The study of the fundamental nature of knowledge, reality, and existence, esp. when considered as an academic discipline

The Euthyphro Dilemma

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  • The Euthyphro Dilemma

    So, we owe this one to Plato. I think it's a humdinger of a question, and I wonder what you all will make of it.

    Does God will the good, because it is good, or is the good, good, because God wills it?

    Either way we have a problem, Houston. If God wills the good because it is good, then there is some superior arbitrator of goodness to which God is subject; some moral law which God must obey. But if this is the case, why should we not just dispense with God, and ally ourselves directly with this ultimate reality? But if the good is good because God wills it, then, theoretically, God could will anything, and the willed thing would be good. Genocide, perhaps, or hatred, or the decapitation of daffodils on sight. Goodness becomes an arbitrary matter of whim, with no underlying and organising principles.

    So, which do you prefer? A lesser God, or a lesser good?

    Best wishes, 2RM.

  • #2
    [FONT=trebuchet ms][SIZE=16px]For Plato and Socrates this was a dilemma because for them the gods were as frail and fallible as men but for Christians this is no dilemma because God is neither frail nor fallible. What is good is what God is and what God commands derives from God's goodness yet men who see only a little and reason only on what they see and know (or guess) frame their question as if God were as frail and as fallible as the Greek gods and goddesses. Clearly the error in the Euthyphro is a classification error because the gods of the Greeks are creatures of the human imagination and mind while the God with whom we have to do is uncreated and no human mind can comprehend him.[/SIZE][/FONT]
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    • #3
      So, to paraphrase, because God's nature is good, what God wills is good? But who decides what is good, in the first place? Is it just a happy accident that God is good, or is there some external dynamic that determines a goodness to which God conforms?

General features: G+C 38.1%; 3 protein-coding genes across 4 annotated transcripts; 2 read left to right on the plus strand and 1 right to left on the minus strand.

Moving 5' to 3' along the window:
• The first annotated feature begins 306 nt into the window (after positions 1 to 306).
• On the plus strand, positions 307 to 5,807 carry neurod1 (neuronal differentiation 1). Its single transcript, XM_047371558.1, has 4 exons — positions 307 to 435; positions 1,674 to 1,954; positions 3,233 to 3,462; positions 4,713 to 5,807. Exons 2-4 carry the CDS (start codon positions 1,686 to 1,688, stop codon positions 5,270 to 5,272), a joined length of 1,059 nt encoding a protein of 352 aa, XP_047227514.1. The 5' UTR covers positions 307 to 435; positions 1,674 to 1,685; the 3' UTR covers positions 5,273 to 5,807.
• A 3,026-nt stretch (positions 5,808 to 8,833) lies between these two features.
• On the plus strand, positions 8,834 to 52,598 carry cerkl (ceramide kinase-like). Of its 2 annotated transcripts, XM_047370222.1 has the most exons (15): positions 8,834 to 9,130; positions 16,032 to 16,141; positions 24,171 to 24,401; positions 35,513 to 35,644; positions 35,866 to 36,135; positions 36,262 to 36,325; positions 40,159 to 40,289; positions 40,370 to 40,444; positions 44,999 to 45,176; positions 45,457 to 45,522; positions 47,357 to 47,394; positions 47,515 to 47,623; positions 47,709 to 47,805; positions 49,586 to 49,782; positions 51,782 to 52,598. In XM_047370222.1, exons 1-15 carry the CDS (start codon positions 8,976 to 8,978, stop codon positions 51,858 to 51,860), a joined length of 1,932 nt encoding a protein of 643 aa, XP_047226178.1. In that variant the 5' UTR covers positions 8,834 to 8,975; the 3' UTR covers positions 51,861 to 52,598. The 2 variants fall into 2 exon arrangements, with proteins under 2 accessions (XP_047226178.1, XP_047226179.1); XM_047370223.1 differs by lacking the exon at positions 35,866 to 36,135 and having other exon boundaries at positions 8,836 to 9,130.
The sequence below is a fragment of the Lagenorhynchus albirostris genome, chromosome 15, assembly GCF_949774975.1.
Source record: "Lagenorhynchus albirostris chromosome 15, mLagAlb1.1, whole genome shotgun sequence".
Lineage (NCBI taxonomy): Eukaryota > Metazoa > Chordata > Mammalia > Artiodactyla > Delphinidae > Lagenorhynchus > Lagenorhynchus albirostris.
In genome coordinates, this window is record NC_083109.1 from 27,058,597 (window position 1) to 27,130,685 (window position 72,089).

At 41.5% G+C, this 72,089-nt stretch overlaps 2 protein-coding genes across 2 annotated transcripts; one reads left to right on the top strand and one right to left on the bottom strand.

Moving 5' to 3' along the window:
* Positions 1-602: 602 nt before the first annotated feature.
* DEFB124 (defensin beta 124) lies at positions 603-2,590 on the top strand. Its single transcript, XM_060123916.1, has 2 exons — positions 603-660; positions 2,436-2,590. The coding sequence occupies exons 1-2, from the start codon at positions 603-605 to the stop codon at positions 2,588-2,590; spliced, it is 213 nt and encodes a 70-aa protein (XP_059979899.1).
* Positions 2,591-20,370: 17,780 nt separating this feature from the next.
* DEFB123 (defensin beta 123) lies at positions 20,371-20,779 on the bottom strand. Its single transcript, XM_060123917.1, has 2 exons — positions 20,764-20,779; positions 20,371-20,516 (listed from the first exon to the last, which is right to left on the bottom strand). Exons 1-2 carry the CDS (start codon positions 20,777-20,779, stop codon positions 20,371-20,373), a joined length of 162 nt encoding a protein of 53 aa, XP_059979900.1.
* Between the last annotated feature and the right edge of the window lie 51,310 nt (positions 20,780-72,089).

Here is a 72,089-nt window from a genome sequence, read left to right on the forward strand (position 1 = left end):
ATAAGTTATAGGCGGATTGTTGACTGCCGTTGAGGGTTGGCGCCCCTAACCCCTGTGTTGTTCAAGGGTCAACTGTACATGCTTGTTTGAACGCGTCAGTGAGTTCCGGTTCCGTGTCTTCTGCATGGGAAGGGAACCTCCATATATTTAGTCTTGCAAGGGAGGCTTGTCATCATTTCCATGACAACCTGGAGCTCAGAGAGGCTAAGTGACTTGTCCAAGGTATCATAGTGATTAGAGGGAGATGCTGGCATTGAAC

Best wishes, 2RM.
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      • #4
        Originally posted by 2ndRateMind View Post
        So, to paraphrase, because God's nature is good, what God wills is good? But who decides what is good, in the first place? Is it just a happy accident that God is good, or is there some external dynamic that determines a goodness to which God conforms?

        Best wishes, 2RM.
        [SIZE=16px][FONT=trebuchet ms]Not exactly, it is more like "because God is what good is and good can have no other ultimate definition than God it follows that what God commands is by definition good even if his creatures may want to dispute it".[/FONT][/SIZE]
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        • #5
          Yes, I think this is the right sort of direction to pursue. The idea I take to be that ultimate, objective Good is God. God just is ultimate, objective Good. Plato wants to separate the two, goodness and God, as he poses his question, and I am not persuaded this is a valid move. An ultimately good entity must naturally will the good; and the good will be what an ultimately good entity wills. If this is so, then the short answer to Plato's dilemma must be 'Both!'. And for me, this is a satisfying answer.

          Best wishes, 2RM.
          Last edited by 2ndRateMind; 06-19-2015, 05:19 AM.
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